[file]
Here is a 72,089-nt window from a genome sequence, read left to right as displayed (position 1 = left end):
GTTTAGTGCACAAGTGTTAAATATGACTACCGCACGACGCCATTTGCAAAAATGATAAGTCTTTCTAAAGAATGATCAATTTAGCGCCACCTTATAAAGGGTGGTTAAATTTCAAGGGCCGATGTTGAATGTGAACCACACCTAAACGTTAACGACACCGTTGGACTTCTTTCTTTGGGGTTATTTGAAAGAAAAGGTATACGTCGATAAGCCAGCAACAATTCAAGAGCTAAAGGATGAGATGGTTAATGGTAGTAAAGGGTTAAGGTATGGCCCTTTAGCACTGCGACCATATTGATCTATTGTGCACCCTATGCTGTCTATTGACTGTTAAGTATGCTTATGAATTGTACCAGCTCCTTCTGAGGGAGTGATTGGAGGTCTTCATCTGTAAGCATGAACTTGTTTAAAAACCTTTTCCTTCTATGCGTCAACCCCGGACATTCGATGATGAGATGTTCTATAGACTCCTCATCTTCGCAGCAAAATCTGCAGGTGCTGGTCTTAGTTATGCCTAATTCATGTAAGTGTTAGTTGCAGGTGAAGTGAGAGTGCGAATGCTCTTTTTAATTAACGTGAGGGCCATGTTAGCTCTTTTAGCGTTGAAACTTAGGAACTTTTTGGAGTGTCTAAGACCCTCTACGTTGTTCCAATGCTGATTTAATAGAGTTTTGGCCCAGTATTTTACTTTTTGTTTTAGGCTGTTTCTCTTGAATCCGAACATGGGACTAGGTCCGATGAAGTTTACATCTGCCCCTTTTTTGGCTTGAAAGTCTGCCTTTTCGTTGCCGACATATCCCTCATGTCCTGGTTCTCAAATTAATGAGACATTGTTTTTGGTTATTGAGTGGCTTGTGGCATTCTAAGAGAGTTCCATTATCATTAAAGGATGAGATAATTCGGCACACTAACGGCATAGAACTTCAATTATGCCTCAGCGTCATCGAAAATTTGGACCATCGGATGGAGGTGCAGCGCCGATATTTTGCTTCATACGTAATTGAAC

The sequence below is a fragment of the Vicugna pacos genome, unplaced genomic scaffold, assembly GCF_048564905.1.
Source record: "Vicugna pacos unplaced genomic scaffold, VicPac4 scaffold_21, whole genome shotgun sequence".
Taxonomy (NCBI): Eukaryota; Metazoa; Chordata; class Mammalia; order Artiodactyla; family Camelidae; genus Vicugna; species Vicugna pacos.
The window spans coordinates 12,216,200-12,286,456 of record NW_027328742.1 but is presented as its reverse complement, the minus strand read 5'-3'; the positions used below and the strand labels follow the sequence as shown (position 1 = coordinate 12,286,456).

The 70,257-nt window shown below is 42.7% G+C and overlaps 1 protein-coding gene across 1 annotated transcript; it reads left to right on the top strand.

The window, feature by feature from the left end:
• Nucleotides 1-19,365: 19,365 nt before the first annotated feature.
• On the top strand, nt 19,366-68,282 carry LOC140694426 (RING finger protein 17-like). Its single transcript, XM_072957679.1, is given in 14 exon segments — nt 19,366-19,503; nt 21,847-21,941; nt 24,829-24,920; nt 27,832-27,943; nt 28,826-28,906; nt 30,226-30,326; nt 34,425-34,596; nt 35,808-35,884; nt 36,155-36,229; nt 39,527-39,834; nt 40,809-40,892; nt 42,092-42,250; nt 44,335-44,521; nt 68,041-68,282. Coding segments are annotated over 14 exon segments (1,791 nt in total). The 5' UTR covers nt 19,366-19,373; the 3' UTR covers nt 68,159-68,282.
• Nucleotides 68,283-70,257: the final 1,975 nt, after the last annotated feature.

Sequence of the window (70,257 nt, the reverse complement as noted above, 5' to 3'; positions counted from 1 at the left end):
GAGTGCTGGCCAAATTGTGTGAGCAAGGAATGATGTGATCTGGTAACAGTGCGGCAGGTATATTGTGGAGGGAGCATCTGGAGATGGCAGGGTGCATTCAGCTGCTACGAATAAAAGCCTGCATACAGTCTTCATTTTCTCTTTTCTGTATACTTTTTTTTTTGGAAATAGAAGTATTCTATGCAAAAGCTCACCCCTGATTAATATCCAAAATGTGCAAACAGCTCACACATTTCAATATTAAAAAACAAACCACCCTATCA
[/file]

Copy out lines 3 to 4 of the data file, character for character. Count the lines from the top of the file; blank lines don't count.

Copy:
The sequence below is a fragment of the Vicugna pacos genome, unplaced genomic scaffold, assembly GCF_048564905.1.
Source record: "Vicugna pacos unplaced genomic scaffold, VicPac4 scaffold_21, whole genome shotgun sequence".